The education department routinely failed to properly oversee its vendors, paid them late, and often directed them to begin work before proper paperwork was filed with the comptroller’s office, according to the audit.

“This investigation shows that DOE acts as though the rules don’t matter,” Stringer said in a statement which included 20 recommendations to fix the process. “When it comes to contracting, this is an opaque agency that refuses to accept responsibility, that often uses inaccurate arguments to defend backwards organizational practices.”

Some highlights:

  • Out of 521 “limited competition” contracts, the city directed vendors to begin work before filing appropriate paperwork on 85 percent of them. In one case, a contract was filed two and a half years after the vendor began work.
  • The education department did not correct sloppy oversight of vendors, despite a 2015 audit that urged them to do so. In some cases, “there was no evidence the DOE conducted performance evaluations, as required by the DOE’s own procurement rules,” the audit found.
  • The DOE spent $2 million to pay for “goods or services that had already been improperly purchased in violation of DOE’s procurement rules.”

Stringer’s findings come less than a month after the comptroller blasted the city’s management of education technology in a separate audit that found the education department has lost track of thousands of computers and failed to create an appropriate tracking system for them. Stringer’s harsh criticisms of Mayor Bill de Blasio’s education department come shortly after endorsing the mayor’s re-election bid.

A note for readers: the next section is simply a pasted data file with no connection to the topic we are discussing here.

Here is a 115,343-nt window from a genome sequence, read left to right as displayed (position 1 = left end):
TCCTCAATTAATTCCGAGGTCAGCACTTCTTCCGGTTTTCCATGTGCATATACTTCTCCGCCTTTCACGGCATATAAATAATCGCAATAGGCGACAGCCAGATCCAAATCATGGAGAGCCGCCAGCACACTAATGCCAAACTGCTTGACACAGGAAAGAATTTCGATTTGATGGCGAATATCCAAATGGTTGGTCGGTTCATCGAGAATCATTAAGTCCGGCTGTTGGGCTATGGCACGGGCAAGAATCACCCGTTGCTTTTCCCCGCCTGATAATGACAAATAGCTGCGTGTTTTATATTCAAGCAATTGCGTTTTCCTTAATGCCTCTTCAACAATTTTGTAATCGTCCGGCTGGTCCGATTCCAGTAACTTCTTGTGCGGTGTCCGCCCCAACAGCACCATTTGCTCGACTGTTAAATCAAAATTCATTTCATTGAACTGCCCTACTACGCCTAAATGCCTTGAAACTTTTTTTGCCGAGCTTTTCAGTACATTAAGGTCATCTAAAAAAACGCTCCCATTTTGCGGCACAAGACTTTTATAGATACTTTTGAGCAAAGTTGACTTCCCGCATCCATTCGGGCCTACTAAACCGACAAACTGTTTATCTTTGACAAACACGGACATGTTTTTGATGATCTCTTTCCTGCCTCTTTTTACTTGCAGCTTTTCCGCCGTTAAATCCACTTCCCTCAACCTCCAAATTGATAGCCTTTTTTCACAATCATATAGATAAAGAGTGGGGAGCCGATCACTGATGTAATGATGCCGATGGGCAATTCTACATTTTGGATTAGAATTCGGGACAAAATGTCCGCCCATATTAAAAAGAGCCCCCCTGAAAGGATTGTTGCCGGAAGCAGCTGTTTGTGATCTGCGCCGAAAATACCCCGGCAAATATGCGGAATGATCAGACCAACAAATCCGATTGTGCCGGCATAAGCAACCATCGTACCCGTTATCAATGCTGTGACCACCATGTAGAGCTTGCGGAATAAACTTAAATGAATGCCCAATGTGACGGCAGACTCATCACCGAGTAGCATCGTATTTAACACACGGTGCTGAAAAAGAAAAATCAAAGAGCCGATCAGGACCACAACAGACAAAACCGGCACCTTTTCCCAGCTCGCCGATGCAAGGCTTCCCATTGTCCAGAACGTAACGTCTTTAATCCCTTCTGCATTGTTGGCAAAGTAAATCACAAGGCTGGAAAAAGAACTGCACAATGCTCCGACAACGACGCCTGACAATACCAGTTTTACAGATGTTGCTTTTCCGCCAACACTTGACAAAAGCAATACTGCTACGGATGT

The Bloomberg administration also faced sharp criticism for awarding contracts without soliciting competing bids. The administration’s critics said the mayor was inappropriately applying business practices to public spending. But Joel Klein, Bloomberg’s longest-serving chancellor, dismissed the criticism, saying he’d “never seen [an audit] that didn’t say you couldn’t follow procurement rules a little closer.”

Will Mantell, an education department spokesman, said the city’s procurement process is “rigorous” and “many of this audit’s conclusions are incorrect.”

“We perform background checks on all vendors and post them online, maintain the appropriate documentation on procurements, and recently implemented an electronic performance evaluation system,” Mantell added.